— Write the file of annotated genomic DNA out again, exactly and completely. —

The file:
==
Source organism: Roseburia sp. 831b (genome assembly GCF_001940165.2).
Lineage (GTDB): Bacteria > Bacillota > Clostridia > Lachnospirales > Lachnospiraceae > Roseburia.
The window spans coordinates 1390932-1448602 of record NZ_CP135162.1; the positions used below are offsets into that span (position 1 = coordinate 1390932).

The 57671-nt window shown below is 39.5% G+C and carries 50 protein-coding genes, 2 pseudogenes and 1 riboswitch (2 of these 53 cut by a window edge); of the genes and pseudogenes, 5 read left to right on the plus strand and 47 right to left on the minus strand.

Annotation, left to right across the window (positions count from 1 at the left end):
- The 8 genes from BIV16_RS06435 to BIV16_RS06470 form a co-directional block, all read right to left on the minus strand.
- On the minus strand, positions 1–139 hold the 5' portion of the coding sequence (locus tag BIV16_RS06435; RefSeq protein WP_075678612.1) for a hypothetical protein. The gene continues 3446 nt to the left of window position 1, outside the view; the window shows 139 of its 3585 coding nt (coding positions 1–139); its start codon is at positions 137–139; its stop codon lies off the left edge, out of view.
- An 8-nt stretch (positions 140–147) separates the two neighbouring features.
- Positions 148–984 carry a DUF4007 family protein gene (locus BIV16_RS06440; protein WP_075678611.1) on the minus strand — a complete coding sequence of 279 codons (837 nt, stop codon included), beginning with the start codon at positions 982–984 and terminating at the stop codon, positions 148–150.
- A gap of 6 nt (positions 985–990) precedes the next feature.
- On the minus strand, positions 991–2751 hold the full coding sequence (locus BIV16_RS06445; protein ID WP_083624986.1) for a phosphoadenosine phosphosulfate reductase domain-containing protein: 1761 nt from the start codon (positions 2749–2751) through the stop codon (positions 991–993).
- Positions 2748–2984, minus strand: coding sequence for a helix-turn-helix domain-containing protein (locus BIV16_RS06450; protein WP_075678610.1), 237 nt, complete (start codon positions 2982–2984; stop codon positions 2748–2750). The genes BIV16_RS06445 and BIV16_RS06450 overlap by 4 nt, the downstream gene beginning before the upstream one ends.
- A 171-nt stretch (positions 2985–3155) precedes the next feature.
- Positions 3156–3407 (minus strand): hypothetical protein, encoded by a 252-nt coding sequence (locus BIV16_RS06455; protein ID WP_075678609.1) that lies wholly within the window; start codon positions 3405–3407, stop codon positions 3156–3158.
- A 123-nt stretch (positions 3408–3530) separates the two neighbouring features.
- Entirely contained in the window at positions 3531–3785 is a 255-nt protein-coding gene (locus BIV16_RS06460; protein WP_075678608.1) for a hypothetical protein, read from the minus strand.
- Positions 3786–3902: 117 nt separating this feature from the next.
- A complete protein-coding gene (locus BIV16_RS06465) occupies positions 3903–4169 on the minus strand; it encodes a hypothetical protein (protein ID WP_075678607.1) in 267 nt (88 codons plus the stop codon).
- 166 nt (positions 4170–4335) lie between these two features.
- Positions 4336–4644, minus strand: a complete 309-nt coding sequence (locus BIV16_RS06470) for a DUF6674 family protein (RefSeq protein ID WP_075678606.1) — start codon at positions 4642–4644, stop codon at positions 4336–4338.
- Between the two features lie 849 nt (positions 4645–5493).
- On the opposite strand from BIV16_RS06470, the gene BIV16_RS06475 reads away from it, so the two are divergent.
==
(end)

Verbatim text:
Source organism: Roseburia sp. 831b (genome assembly GCF_001940165.2).
Lineage (GTDB): Bacteria > Bacillota > Clostridia > Lachnospirales > Lachnospiraceae > Roseburia.
The window spans coordinates 1390932-1448602 of record NZ_CP135162.1; the positions used below are offsets into that span (position 1 = coordinate 1390932).

The 57671-nt window shown below is 39.5% G+C and carries 50 protein-coding genes, 2 pseudogenes and 1 riboswitch (2 of these 53 cut by a window edge); of the genes and pseudogenes, 5 read left to right on the plus strand and 47 right to left on the minus strand.

Annotation, left to right across the window (positions count from 1 at the left end):
- The 8 genes from BIV16_RS06435 to BIV16_RS06470 form a co-directional block, all read right to left on the minus strand.
- On the minus strand, positions 1–139 hold the 5' portion of the coding sequence (locus tag BIV16_RS06435; RefSeq protein WP_075678612.1) for a hypothetical protein. The gene continues 3446 nt to the left of window position 1, outside the view; the window shows 139 of its 3585 coding nt (coding positions 1–139); its start codon is at positions 137–139; its stop codon lies off the left edge, out of view.
- An 8-nt stretch (positions 140–147) separates the two neighbouring features.
- Positions 148–984 carry a DUF4007 family protein gene (locus BIV16_RS06440; protein WP_075678611.1) on the minus strand — a complete coding sequence of 279 codons (837 nt, stop codon included), beginning with the start codon at positions 982–984 and terminating at the stop codon, positions 148–150.
- A gap of 6 nt (positions 985–990) precedes the next feature.
- On the minus strand, positions 991–2751 hold the full coding sequence (locus BIV16_RS06445; protein ID WP_083624986.1) for a phosphoadenosine phosphosulfate reductase domain-containing protein: 1761 nt from the start codon (positions 2749–2751) through the stop codon (positions 991–993).
- Positions 2748–2984, minus strand: coding sequence for a helix-turn-helix domain-containing protein (locus BIV16_RS06450; protein WP_075678610.1), 237 nt, complete (start codon positions 2982–2984; stop codon positions 2748–2750). The genes BIV16_RS06445 and BIV16_RS06450 overlap by 4 nt, the downstream gene beginning before the upstream one ends.
- A 171-nt stretch (positions 2985–3155) precedes the next feature.
- Positions 3156–3407 (minus strand): hypothetical protein, encoded by a 252-nt coding sequence (locus BIV16_RS06455; protein ID WP_075678609.1) that lies wholly within the window; start codon positions 3405–3407, stop codon positions 3156–3158.
- A 123-nt stretch (positions 3408–3530) separates the two neighbouring features.
- Entirely contained in the window at positions 3531–3785 is a 255-nt protein-coding gene (locus BIV16_RS06460; protein WP_075678608.1) for a hypothetical protein, read from the minus strand.
- Positions 3786–3902: 117 nt separating this feature from the next.
- A complete protein-coding gene (locus BIV16_RS06465) occupies positions 3903–4169 on the minus strand; it encodes a hypothetical protein (protein ID WP_075678607.1) in 267 nt (88 codons plus the stop codon).
- 166 nt (positions 4170–4335) lie between these two features.
- Positions 4336–4644, minus strand: a complete 309-nt coding sequence (locus BIV16_RS06470) for a DUF6674 family protein (RefSeq protein ID WP_075678606.1) — start codon at positions 4642–4644, stop codon at positions 4336–4338.
- Between the two features lie 849 nt (positions 4645–5493).
- On the opposite strand from BIV16_RS06470, the gene BIV16_RS06475 reads away from it, so the two are divergent.